If Ireland were to be judged by how it treats its children I feel we would be found sadly lacking, on our past performance but also on our present. As a country we have failed our children repeatedly. We have failed to listen to them and we have failed to provide for them. Over a year ago all were horrified to hear of the abuse and mistreatment of children as published in the Ryan report. It was followed by the Murphy report, and again there was public outrage. We were aghast that children could have been so poorly treated, neglected and abused in a country whose own proclamation of independence talks of ‘cherishing all children equally’. We found it incredible that no-one listened to these children; that their voices were never heard and indeed were stifled. We took to the streets to mark our objections publically. And yet more than one year on from the Ryan report, we are still not listening to children. We are still not caring for them and we are still not protecting the most vulnerable in our society. In 2008, more than 65,200 children in Ireland were living in poverty. Since then, the impact of recession, and the resulting spending cuts, means that
the lives of many of these children have gone from bad to worse. Tonight in Ireland, thousands of children will go to bed hungry,
scared, abused. Why? Because they have been born into a life that will dictate their future. They have no choice. There is no-one there for these children. No-one is listening. The institutions of the State, whose role is to protect these children, are so overburdened and under-resourced that they can only fail them. Why are we allowing the same mistakes to be repeated yet again? When we marched in the streets for the lost childhoods of the past, did we not know that every day in Ireland thousands of children are suffering the same neglect, abuse, vulnerability as before? The children who are born into areas of neglect and deprivation; the children of families for whom poverty is a millstone around their neck, dragging them down year on year, generation after generation. These are the children who do not have a voice in Ireland today. Sometimes Barnardos’ door is the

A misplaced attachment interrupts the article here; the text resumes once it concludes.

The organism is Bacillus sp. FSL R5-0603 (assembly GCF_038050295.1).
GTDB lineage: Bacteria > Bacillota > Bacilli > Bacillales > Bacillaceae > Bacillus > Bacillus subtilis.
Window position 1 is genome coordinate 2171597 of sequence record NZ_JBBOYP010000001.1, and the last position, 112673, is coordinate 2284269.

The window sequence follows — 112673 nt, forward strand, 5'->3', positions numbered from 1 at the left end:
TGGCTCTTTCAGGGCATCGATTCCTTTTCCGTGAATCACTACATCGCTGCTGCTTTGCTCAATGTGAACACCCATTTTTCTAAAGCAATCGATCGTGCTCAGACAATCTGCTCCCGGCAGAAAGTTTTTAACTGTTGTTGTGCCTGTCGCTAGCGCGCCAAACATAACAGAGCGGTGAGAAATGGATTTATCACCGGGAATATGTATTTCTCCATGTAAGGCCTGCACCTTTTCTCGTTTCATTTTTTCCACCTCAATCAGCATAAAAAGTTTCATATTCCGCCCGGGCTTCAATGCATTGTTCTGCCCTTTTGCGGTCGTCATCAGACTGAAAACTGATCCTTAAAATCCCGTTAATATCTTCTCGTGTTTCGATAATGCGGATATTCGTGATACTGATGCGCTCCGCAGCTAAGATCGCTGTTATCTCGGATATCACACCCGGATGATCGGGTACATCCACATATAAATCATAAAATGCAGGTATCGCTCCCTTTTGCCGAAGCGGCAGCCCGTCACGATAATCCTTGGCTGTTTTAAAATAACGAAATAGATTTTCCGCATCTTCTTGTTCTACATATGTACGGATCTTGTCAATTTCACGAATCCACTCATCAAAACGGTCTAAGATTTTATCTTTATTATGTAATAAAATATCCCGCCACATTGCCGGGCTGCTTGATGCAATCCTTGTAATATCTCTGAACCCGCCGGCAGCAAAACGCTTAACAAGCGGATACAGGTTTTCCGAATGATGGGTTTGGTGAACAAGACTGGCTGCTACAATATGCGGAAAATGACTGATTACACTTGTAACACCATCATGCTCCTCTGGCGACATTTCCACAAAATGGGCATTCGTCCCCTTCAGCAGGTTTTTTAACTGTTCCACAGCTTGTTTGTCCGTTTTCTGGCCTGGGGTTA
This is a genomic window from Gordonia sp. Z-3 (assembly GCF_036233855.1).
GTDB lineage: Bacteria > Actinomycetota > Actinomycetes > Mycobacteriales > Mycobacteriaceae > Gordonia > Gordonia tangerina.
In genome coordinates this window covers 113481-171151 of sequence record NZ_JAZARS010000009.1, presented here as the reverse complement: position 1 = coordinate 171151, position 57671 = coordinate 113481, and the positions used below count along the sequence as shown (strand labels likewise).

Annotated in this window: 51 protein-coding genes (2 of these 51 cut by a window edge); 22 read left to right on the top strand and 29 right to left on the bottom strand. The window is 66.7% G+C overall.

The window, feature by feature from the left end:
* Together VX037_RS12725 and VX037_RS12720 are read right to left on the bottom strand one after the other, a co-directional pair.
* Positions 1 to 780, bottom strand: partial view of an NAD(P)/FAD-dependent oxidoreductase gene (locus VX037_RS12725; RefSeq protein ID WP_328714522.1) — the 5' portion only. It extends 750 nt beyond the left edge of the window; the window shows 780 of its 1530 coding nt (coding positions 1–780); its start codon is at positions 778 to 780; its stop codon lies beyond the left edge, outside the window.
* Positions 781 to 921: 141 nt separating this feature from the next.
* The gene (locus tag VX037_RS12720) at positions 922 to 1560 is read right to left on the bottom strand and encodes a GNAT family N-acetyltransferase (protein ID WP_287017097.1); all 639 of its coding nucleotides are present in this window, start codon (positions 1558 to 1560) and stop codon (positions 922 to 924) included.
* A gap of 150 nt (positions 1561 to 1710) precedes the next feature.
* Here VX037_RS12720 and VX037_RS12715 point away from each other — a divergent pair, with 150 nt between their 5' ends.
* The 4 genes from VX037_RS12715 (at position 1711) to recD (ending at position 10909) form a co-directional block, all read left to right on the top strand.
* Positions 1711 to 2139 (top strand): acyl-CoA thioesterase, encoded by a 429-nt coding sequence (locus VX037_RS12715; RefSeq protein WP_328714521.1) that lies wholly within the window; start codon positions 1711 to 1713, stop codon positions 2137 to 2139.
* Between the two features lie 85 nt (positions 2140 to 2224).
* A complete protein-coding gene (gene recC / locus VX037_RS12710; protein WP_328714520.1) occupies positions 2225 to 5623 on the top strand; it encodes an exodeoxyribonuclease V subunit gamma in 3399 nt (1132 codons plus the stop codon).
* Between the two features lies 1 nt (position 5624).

only one that remains open to them. The team in Barnardos led by Fergus Finlay, has worked hard to ensure that we can keep the doors of our projects open in the face of rising difficulties. Helping children and families step through those doors into a brighter future is our mission - the reason we exist. We refuse to let them down. We listen, we help, we support. We work with the children and families to break the cycle of poverty and to create new futures. We work to ensure that each child is cherished
equally and that children have a voice in this country. A voice that is not just heard, but listened to and not only by us, but on a statutory level. Barnardos continues to campaign for a constitutional referendum to ensure that children are recognised and listened to. We hope this year that we will see a date set for that referendum and that Ireland can take a real step to becoming the best place in the world to be a child.
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